8 Plants Perfect For Your Chattanooga Garden

 
With Chattanooga families sheltering in place, gardening is a great activity to enjoy the great outdoors without leaving your home. For those new to the hobby, there are many plants that thrive in our corner of Tennessee. Choosing plants that thrive locally will increase your chances of having a successful garden.

Our agents suggest the following eight plants that are perfect for the Chattanooga area:
 

1. Purple Coneflower

Purple coneflowers are daisy-shaped flowers that are often purple, pink, or white, although they can come in other colors as well. Their blooms can be as large as six feet across, and the plant's stalks can grow to five feet tall, usually staying upright without staking. Plus, this plant is sure to attract birds and butterflies to your Chattanooga garden.
 

2. Star of Toscane

This perennial vine is a more cold-tolerant version of climbing or spreading star jasmine. It has glossy green leaves and fragrant white blooms with gold centers. If you need a mixed border or ground cover, Star of Toscane will perform well in these areas. It also looks beautiful supported in an arbor, fence, or trellis.
 

3. Daylilies

Daylilies are available in a wide variety of colors, including deep purple and orange. Their large flowers start to bloom in midsummer and continue into early fall, and you'll have new day lily blossoms every day. These plants are quite hardy and will tolerate almost any type of soil. You can plant them in a sunny or shady area.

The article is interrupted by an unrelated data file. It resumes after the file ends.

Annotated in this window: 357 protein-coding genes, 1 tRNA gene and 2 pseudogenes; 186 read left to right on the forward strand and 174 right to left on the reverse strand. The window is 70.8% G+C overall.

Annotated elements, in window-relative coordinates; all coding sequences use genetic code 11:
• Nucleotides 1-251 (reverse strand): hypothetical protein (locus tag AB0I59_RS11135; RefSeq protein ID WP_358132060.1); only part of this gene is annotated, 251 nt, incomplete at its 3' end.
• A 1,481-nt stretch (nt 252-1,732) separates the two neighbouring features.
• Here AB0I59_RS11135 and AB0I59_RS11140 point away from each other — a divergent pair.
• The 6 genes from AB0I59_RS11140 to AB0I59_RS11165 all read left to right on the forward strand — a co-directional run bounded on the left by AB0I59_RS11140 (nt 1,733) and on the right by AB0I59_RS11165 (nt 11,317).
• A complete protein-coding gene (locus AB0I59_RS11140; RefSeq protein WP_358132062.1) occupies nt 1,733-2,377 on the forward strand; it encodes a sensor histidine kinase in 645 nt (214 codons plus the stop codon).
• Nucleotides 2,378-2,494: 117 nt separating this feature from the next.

4. Bee Balm

If you're looking for an addition to your Chattanooga flower bed, bee balm is a popular choice. It has fragrant blooms in pink, red, white, or purple and attracts hummingbirds and butterflies. Plant bee balm in the spring or fall, spacing them about 18 to 24 inches apart in well-draining soil.
 

5. Coreopsis

Also known by the name tickseed, coreopsis works well for a flower border or a filler. It's low maintenance and can tolerate drought, with flowers that can include yellow, orange, pink, and red. You can plant coreopsis from early spring until fall, with most varieties starting to bloom in early summer.
 

6. Dianthus

Varieties of dianthus include sweet William, pinks, and carnations, and they fit in well in many types of gardens. Most work well for the front of a border, and the taller varieties are good for cutting. Dianthus is drought-resistant and has an interesting, beautiful flower with a notched petal. Most have pink, red, or white flowers. These plants grow well in full sun and well-drained soil. They do well when planted about 6 to 12 inches apart in the spring or fall.
 

7. Russian Sage

Russian sage has silvery foliage that's fragrant to go along with its spiky clusters of purple flowers. The plant blooms from late spring until autumn, becoming so abundant that its leaves are barely visible. It works well as a ground cover and prefers dry conditions. These plants thrive in well-drained soil that receives full sun. Plants should be set out about 2 to 3 feet apart in early spring, and when it gets dry, they'll need occasional watering until they're established.
 

8. Salvia

Salvia is also known as meadow sage, with long-lasting spikes that come in purple, red, and pink. There's a variety that's suitable for almost any garden since they're very durable. Most types of salvia like well-draining soil and grow better if they're trimmed back a few times a year. They also do very well in dry conditions.
 
Contact us if you're interested in Chattanooga homes for sale or in selling your home in the area. We can advise you on sprucing up your yard to make it buyer-ready.

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